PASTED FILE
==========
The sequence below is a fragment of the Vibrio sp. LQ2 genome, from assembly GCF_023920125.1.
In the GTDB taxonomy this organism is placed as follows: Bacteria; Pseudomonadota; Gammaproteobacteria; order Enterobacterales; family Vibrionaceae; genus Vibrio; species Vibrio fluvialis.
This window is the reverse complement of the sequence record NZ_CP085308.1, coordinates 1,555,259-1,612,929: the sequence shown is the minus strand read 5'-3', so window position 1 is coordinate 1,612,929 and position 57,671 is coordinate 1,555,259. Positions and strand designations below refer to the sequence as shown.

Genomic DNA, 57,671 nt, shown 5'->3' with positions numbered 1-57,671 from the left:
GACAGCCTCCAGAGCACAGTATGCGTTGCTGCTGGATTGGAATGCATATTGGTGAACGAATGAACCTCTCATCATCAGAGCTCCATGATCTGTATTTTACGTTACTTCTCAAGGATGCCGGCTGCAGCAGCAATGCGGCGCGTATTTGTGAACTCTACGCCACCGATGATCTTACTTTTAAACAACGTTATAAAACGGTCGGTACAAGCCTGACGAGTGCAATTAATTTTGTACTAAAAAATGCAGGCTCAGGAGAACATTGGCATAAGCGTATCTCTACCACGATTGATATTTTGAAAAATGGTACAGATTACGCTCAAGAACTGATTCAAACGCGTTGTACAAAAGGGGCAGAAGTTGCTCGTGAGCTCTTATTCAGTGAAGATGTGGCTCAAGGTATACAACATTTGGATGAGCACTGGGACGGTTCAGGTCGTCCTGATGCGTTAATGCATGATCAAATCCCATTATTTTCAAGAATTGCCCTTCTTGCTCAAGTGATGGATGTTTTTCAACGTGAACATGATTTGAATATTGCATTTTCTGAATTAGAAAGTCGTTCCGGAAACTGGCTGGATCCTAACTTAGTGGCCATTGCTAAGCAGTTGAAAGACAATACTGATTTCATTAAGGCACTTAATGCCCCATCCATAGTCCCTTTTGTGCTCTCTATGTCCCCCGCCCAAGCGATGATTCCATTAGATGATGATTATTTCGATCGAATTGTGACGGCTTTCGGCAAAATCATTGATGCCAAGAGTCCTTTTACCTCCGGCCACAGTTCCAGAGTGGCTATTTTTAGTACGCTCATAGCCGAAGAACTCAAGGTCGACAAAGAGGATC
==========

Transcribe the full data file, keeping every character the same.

The sequence below is a fragment of the Vibrio sp. LQ2 genome, from assembly GCF_023920125.1.
In the GTDB taxonomy this organism is placed as follows: Bacteria; Pseudomonadota; Gammaproteobacteria; order Enterobacterales; family Vibrionaceae; genus Vibrio; species Vibrio fluvialis.
This window is the reverse complement of the sequence record NZ_CP085308.1, coordinates 1,555,259-1,612,929: the sequence shown is the minus strand read 5'-3', so window position 1 is coordinate 1,612,929 and position 57,671 is coordinate 1,555,259. Positions and strand designations below refer to the sequence as shown.

Genomic DNA, 57,671 nt, shown 5'->3' with positions numbered 1-57,671 from the left:
GACAGCCTCCAGAGCACAGTATGCGTTGCTGCTGGATTGGAATGCATATTGGTGAACGAATGAACCTCTCATCATCAGAGCTCCATGATCTGTATTTTACGTTACTTCTCAAGGATGCCGGCTGCAGCAGCAATGCGGCGCGTATTTGTGAACTCTACGCCACCGATGATCTTACTTTTAAACAACGTTATAAAACGGTCGGTACAAGCCTGACGAGTGCAATTAATTTTGTACTAAAAAATGCAGGCTCAGGAGAACATTGGCATAAGCGTATCTCTACCACGATTGATATTTTGAAAAATGGTACAGATTACGCTCAAGAACTGATTCAAACGCGTTGTACAAAAGGGGCAGAAGTTGCTCGTGAGCTCTTATTCAGTGAAGATGTGGCTCAAGGTATACAACATTTGGATGAGCACTGGGACGGTTCAGGTCGTCCTGATGCGTTAATGCATGATCAAATCCCATTATTTTCAAGAATTGCCCTTCTTGCTCAAGTGATGGATGTTTTTCAACGTGAACATGATTTGAATATTGCATTTTCTGAATTAGAAAGTCGTTCCGGAAACTGGCTGGATCCTAACTTAGTGGCCATTGCTAAGCAGTTGAAAGACAATACTGATTTCATTAAGGCACTTAATGCCCCATCCATAGTCCCTTTTGTGCTCTCTATGTCCCCCGCCCAAGCGATGATTCCATTAGATGATGATTATTTCGATCGAATTGTGACGGCTTTCGGCAAAATCATTGATGCCAAGAGTCCTTTTACCTCCGGCCACAGTTCCAGAGTGGCTATTTTTAGTACGCTCATAGCCGAAGAACTCAAGGTCGACAAAGAGGATC